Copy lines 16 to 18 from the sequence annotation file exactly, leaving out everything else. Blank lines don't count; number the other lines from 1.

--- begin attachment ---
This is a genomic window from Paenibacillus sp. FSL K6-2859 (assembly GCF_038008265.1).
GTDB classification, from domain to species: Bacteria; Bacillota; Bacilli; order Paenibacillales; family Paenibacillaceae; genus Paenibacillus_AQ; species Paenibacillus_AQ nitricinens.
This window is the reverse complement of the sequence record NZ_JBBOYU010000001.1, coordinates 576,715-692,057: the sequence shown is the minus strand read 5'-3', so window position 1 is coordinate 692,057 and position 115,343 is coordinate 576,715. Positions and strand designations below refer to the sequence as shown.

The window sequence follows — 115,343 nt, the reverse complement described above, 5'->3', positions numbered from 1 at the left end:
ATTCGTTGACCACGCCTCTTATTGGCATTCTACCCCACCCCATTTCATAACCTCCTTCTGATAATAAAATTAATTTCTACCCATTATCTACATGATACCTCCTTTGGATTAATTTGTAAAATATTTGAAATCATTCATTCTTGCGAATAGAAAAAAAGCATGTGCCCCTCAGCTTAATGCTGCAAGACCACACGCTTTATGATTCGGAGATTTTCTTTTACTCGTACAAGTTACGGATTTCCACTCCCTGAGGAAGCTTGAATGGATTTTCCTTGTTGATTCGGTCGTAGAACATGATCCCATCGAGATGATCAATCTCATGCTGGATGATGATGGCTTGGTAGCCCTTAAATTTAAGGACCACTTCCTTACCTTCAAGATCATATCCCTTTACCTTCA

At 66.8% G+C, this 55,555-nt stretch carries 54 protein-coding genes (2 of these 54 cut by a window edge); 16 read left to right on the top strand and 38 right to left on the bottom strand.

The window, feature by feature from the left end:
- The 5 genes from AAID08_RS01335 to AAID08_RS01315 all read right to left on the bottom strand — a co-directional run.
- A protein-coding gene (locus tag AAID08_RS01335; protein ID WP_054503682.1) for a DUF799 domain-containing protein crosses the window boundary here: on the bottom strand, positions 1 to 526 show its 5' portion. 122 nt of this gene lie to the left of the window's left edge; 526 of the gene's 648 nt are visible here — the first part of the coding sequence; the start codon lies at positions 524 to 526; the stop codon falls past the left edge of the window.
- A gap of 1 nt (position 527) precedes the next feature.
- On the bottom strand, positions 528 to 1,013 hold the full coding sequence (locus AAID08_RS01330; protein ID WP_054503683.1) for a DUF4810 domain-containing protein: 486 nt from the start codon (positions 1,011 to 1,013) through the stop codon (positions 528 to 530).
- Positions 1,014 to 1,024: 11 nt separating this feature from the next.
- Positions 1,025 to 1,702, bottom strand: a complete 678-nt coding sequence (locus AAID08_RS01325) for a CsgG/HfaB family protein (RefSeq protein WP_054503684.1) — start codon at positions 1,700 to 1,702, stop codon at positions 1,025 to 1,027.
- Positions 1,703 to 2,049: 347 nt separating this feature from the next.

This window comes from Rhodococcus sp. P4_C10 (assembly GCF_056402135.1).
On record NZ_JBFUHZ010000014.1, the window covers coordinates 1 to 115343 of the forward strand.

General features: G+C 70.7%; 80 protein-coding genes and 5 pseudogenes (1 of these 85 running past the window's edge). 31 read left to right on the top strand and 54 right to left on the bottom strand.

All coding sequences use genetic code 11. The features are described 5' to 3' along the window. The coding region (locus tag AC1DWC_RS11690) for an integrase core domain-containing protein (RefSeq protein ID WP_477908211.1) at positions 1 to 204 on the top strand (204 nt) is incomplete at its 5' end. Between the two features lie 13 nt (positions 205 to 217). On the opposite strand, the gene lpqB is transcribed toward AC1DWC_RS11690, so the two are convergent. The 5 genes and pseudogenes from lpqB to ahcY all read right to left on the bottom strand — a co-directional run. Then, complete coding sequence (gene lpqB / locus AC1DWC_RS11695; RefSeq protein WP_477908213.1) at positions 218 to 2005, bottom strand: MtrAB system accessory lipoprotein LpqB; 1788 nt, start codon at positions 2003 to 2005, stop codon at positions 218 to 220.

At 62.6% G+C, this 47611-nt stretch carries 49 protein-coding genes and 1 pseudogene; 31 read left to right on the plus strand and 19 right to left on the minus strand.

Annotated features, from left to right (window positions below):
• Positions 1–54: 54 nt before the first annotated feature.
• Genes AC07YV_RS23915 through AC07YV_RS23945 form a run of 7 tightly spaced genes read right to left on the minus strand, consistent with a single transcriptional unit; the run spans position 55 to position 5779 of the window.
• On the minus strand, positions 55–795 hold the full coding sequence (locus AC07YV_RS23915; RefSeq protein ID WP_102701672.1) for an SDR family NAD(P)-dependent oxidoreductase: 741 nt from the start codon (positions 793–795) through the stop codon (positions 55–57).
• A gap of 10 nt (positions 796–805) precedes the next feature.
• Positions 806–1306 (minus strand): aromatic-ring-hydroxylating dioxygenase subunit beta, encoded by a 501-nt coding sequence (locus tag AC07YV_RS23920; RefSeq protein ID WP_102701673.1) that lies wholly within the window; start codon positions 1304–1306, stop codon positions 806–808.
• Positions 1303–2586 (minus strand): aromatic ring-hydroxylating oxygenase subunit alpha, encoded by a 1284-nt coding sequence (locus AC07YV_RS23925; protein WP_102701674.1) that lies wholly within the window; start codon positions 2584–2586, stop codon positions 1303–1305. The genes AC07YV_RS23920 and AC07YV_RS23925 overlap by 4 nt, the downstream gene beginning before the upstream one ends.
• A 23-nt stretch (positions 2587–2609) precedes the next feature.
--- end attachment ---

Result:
On record NZ_JBFUHZ010000014.1, the window covers coordinates 1 to 115343 of the forward strand.

General features: G+C 70.7%; 80 protein-coding genes and 5 pseudogenes (1 of these 85 running past the window's edge). 31 read left to right on the top strand and 54 right to left on the bottom strand.

All coding sequences use genetic code 11. The features are described 5' to 3' along the window. The coding region (locus tag AC1DWC_RS11690) for an integrase core domain-containing protein (RefSeq protein ID WP_477908211.1) at positions 1 to 204 on the top strand (204 nt) is incomplete at its 5' end. Between the two features lie 13 nt (positions 205 to 217). On the opposite strand, the gene lpqB is transcribed toward AC1DWC_RS11690, so the two are convergent. The 5 genes and pseudogenes from lpqB to ahcY all read right to left on the bottom strand — a co-directional run. Then, complete coding sequence (gene lpqB / locus AC1DWC_RS11695; RefSeq protein WP_477908213.1) at positions 218 to 2005, bottom strand: MtrAB system accessory lipoprotein LpqB; 1788 nt, start codon at positions 2003 to 2005, stop codon at positions 218 to 220.